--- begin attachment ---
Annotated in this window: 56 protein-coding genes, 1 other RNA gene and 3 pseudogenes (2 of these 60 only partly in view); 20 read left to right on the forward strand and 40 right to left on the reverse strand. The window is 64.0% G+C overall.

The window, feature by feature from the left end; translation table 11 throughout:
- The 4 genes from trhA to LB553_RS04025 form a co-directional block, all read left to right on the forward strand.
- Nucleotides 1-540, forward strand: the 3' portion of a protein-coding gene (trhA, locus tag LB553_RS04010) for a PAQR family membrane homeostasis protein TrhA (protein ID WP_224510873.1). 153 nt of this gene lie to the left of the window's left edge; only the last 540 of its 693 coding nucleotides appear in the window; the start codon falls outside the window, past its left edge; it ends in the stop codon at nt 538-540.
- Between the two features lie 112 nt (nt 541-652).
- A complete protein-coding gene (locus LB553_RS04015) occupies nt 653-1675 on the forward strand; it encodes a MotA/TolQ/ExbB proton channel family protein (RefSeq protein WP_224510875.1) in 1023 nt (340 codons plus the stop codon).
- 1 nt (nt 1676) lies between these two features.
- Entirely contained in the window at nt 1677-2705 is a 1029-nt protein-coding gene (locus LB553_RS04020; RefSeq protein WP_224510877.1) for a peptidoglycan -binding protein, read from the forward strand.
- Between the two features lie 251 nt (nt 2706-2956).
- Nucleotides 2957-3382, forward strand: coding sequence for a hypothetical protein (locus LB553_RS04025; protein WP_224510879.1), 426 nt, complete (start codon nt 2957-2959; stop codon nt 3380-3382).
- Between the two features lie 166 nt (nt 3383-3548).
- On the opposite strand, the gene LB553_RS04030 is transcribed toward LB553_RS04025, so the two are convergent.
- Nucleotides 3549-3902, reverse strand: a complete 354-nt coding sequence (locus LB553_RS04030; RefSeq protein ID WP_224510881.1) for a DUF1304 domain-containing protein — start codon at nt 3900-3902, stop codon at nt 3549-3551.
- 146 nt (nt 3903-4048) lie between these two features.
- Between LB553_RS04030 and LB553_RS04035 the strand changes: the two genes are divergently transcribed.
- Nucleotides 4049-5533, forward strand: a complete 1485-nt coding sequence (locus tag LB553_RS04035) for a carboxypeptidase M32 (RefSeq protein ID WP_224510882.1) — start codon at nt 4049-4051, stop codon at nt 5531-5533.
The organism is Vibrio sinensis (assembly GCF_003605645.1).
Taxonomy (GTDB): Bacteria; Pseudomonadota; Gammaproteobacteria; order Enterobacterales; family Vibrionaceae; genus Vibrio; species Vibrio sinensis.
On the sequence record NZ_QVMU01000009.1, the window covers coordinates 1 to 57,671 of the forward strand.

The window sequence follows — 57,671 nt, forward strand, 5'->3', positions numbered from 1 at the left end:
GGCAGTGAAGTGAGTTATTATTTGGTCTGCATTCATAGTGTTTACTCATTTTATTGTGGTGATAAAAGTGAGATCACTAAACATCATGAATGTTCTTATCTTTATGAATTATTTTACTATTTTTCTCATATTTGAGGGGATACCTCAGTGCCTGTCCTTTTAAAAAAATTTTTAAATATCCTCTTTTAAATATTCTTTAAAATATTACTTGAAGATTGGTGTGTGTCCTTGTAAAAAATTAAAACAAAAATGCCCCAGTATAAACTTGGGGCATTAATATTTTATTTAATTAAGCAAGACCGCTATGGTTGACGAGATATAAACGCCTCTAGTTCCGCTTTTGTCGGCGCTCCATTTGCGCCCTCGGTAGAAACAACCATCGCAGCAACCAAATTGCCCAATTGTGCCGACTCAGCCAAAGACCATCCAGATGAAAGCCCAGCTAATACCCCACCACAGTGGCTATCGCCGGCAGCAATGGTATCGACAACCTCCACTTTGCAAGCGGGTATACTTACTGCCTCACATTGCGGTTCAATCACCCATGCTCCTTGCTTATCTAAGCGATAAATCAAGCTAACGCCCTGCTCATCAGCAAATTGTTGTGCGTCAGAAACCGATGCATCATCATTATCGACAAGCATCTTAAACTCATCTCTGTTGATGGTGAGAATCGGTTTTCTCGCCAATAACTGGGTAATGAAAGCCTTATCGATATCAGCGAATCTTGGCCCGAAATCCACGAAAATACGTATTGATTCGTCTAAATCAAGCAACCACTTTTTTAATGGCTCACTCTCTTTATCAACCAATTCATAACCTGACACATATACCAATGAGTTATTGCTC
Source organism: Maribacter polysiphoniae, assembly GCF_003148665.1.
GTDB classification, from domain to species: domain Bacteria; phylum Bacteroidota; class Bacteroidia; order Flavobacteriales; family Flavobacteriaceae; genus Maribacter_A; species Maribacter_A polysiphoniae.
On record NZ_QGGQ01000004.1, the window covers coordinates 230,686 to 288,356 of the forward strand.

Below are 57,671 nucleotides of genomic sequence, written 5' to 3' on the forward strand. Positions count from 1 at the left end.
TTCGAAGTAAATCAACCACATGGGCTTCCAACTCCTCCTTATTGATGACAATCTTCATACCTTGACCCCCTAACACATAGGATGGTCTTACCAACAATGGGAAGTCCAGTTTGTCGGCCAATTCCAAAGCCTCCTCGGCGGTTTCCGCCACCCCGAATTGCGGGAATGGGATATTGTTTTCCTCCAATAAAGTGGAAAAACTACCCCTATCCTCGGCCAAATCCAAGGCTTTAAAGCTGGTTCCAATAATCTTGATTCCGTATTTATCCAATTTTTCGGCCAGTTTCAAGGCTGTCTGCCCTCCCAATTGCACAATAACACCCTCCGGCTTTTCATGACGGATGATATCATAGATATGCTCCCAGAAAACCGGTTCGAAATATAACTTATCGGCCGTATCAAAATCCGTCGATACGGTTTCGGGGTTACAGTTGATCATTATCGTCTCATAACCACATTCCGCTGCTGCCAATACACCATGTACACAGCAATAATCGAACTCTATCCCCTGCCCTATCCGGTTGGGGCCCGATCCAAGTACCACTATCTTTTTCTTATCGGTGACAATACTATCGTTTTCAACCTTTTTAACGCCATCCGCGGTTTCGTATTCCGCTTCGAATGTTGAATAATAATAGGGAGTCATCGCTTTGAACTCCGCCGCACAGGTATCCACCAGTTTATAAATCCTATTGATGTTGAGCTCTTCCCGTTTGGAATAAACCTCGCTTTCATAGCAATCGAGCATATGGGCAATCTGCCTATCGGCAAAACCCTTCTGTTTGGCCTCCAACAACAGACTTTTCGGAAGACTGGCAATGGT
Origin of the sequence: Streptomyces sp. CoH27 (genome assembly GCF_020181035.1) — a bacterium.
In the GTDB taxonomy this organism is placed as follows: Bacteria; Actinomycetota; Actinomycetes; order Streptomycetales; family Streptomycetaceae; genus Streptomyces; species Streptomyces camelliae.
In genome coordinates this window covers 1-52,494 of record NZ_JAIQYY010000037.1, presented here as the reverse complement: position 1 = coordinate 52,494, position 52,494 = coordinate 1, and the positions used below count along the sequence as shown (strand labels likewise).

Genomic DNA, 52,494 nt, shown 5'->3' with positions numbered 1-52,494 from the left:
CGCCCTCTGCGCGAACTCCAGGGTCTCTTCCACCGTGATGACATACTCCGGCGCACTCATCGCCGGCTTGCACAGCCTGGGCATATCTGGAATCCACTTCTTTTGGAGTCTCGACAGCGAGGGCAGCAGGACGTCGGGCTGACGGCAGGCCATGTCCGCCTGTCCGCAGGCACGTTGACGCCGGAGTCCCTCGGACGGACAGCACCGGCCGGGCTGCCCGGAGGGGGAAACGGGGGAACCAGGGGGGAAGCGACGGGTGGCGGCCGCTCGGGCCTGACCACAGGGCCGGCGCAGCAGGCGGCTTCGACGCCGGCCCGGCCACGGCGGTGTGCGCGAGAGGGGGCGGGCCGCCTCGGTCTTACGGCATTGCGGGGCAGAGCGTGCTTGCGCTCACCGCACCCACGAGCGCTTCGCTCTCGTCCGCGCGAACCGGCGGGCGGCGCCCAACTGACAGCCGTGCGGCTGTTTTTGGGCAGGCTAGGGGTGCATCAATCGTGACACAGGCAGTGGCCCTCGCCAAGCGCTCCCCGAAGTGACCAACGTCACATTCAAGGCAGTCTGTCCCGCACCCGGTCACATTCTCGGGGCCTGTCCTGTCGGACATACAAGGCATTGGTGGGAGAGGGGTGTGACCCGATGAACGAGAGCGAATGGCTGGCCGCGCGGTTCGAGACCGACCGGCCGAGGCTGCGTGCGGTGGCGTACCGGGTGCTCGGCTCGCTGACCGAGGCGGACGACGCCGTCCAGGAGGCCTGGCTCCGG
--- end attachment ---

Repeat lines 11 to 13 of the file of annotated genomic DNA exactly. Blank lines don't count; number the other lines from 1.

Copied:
- Between the two features lie 166 nt (nt 3383-3548).
- On the opposite strand, the gene LB553_RS04030 is transcribed toward LB553_RS04025, so the two are convergent.
- Nucleotides 3549-3902, reverse strand: a complete 354-nt coding sequence (locus LB553_RS04030; RefSeq protein ID WP_224510881.1) for a DUF1304 domain-containing protein — start codon at nt 3900-3902, stop codon at nt 3549-3551.